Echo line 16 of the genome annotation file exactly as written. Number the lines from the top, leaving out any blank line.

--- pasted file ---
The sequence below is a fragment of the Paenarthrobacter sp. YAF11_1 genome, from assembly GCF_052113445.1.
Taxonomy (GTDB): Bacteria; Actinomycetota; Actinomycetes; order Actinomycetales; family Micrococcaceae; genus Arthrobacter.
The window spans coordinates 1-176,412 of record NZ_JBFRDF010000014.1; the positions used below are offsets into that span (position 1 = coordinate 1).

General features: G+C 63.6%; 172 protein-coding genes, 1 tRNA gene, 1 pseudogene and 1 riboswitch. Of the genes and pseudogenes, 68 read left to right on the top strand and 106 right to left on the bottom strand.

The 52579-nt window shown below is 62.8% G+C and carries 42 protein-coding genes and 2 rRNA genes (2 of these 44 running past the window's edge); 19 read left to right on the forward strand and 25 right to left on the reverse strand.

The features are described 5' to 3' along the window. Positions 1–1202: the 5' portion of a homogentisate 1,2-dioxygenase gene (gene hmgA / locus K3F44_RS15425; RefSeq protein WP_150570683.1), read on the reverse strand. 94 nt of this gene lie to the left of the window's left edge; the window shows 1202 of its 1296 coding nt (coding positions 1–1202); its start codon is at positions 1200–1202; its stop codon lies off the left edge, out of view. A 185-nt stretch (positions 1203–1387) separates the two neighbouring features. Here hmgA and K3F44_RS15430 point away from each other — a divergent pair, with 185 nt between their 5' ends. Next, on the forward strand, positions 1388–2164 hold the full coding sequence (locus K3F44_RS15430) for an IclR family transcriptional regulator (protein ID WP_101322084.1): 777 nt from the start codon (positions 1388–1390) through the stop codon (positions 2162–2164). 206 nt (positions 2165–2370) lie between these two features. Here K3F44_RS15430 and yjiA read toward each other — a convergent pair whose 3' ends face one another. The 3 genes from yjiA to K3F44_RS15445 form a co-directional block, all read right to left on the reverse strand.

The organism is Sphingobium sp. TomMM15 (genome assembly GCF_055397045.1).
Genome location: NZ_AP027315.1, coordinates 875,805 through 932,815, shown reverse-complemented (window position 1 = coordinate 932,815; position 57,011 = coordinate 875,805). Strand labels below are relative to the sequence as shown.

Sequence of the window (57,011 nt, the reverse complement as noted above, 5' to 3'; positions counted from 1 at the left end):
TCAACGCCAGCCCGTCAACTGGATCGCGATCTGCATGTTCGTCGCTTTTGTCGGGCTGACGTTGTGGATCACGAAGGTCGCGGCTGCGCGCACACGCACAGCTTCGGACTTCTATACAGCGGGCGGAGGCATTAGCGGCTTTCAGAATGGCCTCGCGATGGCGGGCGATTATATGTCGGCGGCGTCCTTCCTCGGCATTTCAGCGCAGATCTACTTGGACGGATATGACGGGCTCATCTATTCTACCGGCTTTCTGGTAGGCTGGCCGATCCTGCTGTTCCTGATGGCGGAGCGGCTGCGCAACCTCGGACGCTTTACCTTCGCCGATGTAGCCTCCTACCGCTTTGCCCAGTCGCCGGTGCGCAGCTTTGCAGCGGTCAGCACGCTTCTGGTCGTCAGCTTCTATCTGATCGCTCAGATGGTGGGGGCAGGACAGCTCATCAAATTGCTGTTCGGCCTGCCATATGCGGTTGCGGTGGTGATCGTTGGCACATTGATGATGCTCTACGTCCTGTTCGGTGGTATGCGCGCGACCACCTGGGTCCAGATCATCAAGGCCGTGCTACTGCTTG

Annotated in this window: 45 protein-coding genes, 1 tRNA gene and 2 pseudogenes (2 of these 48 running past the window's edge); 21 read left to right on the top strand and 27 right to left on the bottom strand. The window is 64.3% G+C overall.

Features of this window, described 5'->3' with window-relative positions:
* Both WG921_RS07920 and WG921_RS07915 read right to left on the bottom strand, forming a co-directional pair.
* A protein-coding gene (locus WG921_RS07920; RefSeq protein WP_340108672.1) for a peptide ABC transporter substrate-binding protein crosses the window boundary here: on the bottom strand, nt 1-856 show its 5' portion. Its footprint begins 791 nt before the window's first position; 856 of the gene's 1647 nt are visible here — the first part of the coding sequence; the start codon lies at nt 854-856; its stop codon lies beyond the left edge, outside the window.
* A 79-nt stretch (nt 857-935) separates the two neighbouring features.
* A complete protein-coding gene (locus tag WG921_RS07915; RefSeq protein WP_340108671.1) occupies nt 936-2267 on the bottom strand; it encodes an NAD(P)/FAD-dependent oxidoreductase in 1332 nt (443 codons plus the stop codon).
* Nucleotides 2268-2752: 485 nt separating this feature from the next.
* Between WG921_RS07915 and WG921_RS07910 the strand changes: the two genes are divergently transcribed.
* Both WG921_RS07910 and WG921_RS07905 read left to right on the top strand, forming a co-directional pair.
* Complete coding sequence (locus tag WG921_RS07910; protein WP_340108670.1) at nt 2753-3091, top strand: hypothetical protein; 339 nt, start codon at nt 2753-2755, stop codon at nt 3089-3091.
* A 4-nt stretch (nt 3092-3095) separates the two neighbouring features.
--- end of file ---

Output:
* A complete protein-coding gene (locus tag WG921_RS07915; RefSeq protein WP_340108671.1) occupies nt 936-2267 on the bottom strand; it encodes an NAD(P)/FAD-dependent oxidoreductase in 1332 nt (443 codons plus the stop codon).